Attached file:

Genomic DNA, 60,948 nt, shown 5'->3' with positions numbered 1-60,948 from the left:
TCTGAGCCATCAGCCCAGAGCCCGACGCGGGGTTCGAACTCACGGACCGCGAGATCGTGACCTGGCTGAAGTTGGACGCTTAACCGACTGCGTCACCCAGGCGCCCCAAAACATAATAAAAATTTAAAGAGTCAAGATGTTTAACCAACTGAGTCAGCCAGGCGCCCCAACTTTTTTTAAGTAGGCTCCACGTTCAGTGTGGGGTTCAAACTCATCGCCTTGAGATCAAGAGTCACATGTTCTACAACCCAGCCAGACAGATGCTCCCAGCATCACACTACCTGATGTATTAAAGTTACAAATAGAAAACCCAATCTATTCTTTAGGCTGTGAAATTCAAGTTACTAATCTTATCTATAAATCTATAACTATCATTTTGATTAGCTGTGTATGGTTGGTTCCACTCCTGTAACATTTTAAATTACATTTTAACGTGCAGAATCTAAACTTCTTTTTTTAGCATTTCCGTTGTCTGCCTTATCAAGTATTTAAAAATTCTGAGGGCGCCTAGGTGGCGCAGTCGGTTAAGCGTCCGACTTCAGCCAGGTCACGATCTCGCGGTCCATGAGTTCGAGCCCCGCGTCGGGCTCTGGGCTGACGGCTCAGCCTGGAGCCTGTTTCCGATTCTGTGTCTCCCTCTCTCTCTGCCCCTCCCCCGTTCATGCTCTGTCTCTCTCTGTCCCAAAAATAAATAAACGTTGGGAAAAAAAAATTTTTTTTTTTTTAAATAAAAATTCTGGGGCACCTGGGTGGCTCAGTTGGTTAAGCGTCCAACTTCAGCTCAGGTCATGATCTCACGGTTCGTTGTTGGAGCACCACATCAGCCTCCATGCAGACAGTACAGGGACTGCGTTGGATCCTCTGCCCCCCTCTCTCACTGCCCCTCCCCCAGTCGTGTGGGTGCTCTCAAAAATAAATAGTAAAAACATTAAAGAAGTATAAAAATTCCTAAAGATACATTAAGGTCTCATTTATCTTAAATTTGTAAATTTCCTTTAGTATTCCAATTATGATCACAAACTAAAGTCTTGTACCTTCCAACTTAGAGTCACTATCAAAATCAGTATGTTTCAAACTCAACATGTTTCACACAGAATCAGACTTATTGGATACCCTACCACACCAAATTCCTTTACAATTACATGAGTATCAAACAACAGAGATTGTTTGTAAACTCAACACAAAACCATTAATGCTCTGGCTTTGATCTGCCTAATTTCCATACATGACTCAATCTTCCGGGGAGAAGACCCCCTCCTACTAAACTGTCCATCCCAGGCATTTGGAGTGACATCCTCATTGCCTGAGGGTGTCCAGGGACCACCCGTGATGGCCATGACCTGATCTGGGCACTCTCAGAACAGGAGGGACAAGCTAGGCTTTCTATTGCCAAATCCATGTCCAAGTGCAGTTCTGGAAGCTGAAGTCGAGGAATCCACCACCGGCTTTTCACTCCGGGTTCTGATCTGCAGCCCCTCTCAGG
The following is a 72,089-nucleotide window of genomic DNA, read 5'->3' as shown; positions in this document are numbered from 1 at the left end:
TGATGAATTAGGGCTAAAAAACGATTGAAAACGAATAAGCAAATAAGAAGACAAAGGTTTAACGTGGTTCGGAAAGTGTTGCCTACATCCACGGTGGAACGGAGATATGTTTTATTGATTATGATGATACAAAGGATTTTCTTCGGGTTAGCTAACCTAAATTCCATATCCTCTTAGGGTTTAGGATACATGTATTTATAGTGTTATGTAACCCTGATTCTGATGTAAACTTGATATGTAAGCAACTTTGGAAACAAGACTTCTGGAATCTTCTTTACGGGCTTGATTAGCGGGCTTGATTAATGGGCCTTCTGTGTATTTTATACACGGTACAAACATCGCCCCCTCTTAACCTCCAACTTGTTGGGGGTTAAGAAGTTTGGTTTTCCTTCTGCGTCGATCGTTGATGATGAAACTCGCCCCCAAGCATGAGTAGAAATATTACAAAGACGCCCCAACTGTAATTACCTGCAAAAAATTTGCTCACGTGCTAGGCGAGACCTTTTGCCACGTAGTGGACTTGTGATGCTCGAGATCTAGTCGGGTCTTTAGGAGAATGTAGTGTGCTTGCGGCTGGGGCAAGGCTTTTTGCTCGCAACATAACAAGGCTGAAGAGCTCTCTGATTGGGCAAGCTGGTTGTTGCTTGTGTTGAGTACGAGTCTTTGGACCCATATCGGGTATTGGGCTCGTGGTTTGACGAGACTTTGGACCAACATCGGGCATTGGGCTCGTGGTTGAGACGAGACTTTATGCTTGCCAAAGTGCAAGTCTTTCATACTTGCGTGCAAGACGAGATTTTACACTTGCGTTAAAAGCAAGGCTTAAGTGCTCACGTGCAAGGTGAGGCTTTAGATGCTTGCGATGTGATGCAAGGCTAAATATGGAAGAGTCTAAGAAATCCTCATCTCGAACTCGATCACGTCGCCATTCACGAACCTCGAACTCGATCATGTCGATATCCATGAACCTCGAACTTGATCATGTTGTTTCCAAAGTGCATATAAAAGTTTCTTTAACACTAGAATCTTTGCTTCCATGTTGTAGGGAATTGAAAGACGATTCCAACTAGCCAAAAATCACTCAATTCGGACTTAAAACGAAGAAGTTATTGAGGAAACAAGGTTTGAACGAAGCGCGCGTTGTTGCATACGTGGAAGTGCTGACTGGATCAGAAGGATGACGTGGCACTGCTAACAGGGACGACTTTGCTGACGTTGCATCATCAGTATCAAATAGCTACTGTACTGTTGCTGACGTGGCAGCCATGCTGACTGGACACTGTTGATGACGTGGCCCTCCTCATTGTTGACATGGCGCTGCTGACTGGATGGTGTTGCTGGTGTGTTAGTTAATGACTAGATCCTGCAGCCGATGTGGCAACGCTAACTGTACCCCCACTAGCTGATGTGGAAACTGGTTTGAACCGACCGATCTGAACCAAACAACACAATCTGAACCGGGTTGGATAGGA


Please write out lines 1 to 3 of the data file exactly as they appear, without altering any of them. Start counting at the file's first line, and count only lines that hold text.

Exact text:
Genomic DNA, 60,948 nt, shown 5'->3' with positions numbered 1-60,948 from the left:
TCTGAGCCATCAGCCCAGAGCCCGACGCGGGGTTCGAACTCACGGACCGCGAGATCGTGACCTGGCTGAAGTTGGACGCTTAACCGACTGCGTCACCCAGGCGCCCCAAAACATAATAAAAATTTAAAGAGTCAAGATGTTTAACCAACTGAGTCAGCCAGGCGCCCCAACTTTTTTTAAGTAGGCTCCACGTTCAGTGTGGGGTTCAAACTCATCGCCTTGAGATCAAGAGTCACATGTTCTACAACCCAGCCAGACAGATGCTCCCAGCATCACACTACCTGATGTATTAAAGTTACAAATAGAAAACCCAATCTATTCTTTAGGCTGTGAAATTCAAGTTACTAATCTTATCTATAAATCTATAACTATCATTTTGATTAGCTGTGTATGGTTGGTTCCACTCCTGTAACATTTTAAATTACATTTTAACGTGCAGAATCTAAACTTCTTTTTTTAGCATTTCCGTTGTCTGCCTTATCAAGTATTTAAAAATTCTGAGGGCGCCTAGGTGGCGCAGTCGGTTAAGCGTCCGACTTCAGCCAGGTCACGATCTCGCGGTCCATGAGTTCGAGCCCCGCGTCGGGCTCTGGGCTGACGGCTCAGCCTGGAGCCTGTTTCCGATTCTGTGTCTCCCTCTCTCTCTGCCCCTCCCCCGTTCATGCTCTGTCTCTCTCTGTCCCAAAAATAAATAAACGTTGGGAAAAAAAAATTTTTTTTTTTTTAAATAAAAATTCTGGGGCACCTGGGTGGCTCAGTTGGTTAAGCGTCCAACTTCAGCTCAGGTCATGATCTCACGGTTCGTTGTTGGAGCACCACATCAGCCTCCATGCAGACAGTACAGGGACTGCGTTGGATCCTCTGCCCCCCTCTCTCACTGCCCCTCCCCCAGTCGTGTGGGTGCTCTCAAAAATAAATAGTAAAAACATTAAAGAAGTATAAAAATTCCTAAAGATACATTAAGGTCTCATTTATCTTAAATTTGTAAATTTCCTTTAGTATTCCAATTATGATCACAAACTAAAGTCTTGTACCTTCCAACTTAGAGTCACTATCAAAATCAGTATGTTTCAAACTCAACATGTTTCACACAGAATCAGACTTATTGGATACCCTACCACACCAAATTCCTTTACAATTACATGAGTATCAAACAACAGAGATTGTTTGTAAACTCAACACAAAACCATTAATGCTCTGGCTTTGATCTGCCTAATTTCCATACATGACTCAATCTTCCGGGGAGAAGACCCCCTCCTACTAAACTGTCCATCCCAGGCATTTGGAGTGACATCCTCATTGCCTGAGGGTGTCCAGGGACCACCCGTGATGGCCATGACCTGATCTGGGCACTCTCAGAACAGGAGGGACAAGCTAGGCTTTCTATTGCCAAATCCATGTCCAAGTGCAGTTCTGGAAGCTGAAGTCGAGGAATCCACCACCGGCTTTTCACTCCGGGTTCTGATCTGCAGCCCCTCTCAGG
The following is a 72,089-nucleotide window of genomic DNA, read 5'->3' as shown; positions in this document are numbered from 1 at the left end: